Research Methodology

In 2022, we introduced a new section to our newsletter: Research Methodology! In it, we ask acclaimed UC Berkeley faculty on how they do research.

 

Edwin Lin (April 2022)

What is your favorite/most memorable research project you have done? 
My dissertation research where I interviewed Chinese immigrants in South Africa for 6 months, specifically in Johannesburg, Durban, and Bloemfontein.

How did you come up with your research question?
The research question came from a Senior Honors Thesis I did in my last year at Berkeley (under Development Studies, now Global Studies). I came up with the question while learning about anti-immigrant sentiments in South Africa, and the project evolved from there (first around Black southern African migrants and then Chinese migrants).

How did you design your research project?
I designed the project over the course of years of working with the Chinese community in South Africa as well as doing research in Johannesburg after graduating from UC Berkeley.

What would you say is the most important part/stage of research?
The most important part/stage of research is probably the initial phase when you discover a puzzle that you find compelling and you want to investigate more of. I find the initial inquiry to be critical as it helps define the direction and interest driving the project.

What advice would you give to an aspiring researcher? 
My best advice would be to have a clear idea of what you are interested in and why you find it interesting. Then, share that interest with others—this will help you practice thinking and explaining your interest in a way that connects to other people’s ideas. Their response will also help you further tease out your research ideas.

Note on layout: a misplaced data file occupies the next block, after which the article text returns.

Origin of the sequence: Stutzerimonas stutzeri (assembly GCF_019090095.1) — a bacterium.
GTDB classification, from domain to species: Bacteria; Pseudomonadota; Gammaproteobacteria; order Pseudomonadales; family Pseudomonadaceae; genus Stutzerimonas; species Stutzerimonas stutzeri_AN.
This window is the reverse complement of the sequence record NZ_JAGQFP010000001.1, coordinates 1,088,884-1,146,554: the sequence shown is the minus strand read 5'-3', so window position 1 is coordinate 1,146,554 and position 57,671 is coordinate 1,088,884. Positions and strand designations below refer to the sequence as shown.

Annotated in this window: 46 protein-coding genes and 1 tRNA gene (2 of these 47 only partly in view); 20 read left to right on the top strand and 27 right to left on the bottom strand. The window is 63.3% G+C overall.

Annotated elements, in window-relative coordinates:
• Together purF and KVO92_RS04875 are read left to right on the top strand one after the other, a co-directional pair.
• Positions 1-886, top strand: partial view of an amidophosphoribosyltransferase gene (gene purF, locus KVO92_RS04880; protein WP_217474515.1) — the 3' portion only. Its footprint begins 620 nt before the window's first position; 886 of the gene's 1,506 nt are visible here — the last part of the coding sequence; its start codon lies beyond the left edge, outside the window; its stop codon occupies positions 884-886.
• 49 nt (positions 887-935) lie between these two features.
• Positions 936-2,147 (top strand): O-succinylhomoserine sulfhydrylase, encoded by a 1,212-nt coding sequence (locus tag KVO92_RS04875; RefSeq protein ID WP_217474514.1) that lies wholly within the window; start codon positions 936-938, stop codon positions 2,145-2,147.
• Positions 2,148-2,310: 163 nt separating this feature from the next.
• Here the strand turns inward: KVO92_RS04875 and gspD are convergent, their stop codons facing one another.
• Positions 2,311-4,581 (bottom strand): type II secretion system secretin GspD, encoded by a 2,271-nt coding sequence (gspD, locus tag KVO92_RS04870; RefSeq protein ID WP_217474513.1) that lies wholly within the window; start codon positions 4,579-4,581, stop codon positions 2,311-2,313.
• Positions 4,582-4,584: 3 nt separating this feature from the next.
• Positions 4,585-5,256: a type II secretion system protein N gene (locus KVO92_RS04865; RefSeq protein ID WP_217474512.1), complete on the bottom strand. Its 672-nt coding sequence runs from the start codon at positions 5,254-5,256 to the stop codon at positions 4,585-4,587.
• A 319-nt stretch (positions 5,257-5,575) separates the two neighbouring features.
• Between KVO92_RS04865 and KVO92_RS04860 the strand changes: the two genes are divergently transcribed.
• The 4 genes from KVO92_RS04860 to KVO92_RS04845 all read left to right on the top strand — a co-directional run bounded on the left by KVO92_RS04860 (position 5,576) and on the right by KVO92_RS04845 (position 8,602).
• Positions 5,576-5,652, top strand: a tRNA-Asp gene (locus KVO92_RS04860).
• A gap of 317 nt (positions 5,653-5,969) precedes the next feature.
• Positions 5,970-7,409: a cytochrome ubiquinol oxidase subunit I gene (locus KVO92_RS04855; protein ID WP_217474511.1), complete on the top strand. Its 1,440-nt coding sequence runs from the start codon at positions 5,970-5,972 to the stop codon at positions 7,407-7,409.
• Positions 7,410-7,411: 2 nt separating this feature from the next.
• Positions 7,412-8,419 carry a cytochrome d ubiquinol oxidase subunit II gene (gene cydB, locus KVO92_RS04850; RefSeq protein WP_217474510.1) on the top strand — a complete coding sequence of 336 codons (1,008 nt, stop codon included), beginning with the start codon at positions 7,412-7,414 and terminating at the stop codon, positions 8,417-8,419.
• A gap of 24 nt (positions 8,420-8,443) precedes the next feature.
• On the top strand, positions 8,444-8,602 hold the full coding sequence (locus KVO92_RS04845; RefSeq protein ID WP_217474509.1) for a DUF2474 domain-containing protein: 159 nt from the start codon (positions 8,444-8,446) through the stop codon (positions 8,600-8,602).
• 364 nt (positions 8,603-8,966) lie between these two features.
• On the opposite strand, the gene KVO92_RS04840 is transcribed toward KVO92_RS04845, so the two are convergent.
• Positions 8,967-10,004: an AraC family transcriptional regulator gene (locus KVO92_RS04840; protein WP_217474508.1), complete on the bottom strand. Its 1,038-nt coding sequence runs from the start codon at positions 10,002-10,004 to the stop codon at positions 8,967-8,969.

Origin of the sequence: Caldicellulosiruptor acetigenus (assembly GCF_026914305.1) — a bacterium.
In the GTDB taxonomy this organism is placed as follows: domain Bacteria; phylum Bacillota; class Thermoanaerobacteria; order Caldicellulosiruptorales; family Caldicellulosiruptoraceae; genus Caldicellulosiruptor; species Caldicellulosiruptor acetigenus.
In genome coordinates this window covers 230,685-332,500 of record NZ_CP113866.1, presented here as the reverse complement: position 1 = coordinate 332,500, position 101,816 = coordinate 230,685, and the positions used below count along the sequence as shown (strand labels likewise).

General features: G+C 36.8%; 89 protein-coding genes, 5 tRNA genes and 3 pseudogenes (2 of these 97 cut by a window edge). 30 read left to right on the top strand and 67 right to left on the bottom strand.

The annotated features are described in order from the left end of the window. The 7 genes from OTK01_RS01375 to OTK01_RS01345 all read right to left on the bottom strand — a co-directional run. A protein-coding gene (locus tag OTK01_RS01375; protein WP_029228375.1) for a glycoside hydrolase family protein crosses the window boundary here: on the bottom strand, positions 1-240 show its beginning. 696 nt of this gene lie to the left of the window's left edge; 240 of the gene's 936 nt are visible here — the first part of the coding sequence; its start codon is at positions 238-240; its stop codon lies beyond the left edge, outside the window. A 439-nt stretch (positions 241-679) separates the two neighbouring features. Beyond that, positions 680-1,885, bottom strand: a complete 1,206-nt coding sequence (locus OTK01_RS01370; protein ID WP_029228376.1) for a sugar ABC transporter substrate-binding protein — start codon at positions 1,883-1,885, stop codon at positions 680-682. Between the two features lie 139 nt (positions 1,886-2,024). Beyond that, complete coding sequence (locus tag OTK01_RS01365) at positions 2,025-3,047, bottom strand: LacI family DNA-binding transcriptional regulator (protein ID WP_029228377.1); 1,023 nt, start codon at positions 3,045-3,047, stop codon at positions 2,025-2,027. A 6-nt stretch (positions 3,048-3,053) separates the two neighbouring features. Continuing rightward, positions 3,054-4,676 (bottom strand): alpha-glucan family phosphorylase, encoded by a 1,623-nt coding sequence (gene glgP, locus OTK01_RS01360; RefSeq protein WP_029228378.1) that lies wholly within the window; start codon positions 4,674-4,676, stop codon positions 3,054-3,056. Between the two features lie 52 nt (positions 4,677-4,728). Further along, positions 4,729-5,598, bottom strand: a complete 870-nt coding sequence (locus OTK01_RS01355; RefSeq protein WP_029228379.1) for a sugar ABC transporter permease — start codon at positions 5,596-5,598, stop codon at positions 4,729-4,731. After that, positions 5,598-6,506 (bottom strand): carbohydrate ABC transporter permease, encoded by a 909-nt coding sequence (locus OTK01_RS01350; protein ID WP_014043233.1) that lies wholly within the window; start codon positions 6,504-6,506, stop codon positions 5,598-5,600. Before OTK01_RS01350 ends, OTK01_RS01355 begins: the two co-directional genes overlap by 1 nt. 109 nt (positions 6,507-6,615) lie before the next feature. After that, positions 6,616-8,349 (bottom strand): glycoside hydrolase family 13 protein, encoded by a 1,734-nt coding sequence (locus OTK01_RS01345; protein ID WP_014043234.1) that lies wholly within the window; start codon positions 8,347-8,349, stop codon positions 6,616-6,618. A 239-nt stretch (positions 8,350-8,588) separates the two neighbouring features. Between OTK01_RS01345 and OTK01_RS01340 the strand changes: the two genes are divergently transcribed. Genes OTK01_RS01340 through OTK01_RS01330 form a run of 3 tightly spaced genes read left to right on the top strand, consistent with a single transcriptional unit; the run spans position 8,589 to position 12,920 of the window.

In 2022, we introduced a new section to our newsletter: Research Methodology! In it, we ask acclaimed UC Berkeley faculty on how they do research.

 

Loïc Wacquant (April 2022)

What is your favorite/most memorable research project you have done?
Learning how to box for three years in a gym on Chicago’s South Side and writing a book dissecting the crafting of the “pugilistic habitus” –the set of cognitive categories, practical skills, and desires that make the competent and appetent boxer. It was a great human experience (which I retrace in the expanded anniversary edition of BODY & SOUL: NOTEBOOKS OF AN APPRENTICE BOXER, 2022, just published) and it allowed me to elaborate an abstract theory with concrete materials, which should be the ambition of every sociologist.

How did you come up with your research question?
It came up for me! I was looking for a place to observe everyday life in the ghetto and understand the logics of urban marginality (see URBAN OUTCASTS: A COMPARATIVE SOCIOLOGY OF ADVANCED MARGINALITY, 2008) and I stumbled upon the gym. I didn’t have any intention to study boxers and even less to compete in the Chicago Golden Gloves. But I ended up doing both. The gym proved to be a fascinating laboratory in which to study a bodily craft and to grasp the role of the skilled, knowing, suffering body in social life more generally.

What would you say is the most important part/stage of research?
Every stage is equally important, from early hunches to method selection to data production and analysis to final writeup. You must always exercise epistemological vigilance at every step in the process.

What advice would you give to an aspiring researcher?
Keep your eyes, ears, and mind open, follow your curiosity, be ready to be surprised and taught new things about the social world and about yourself.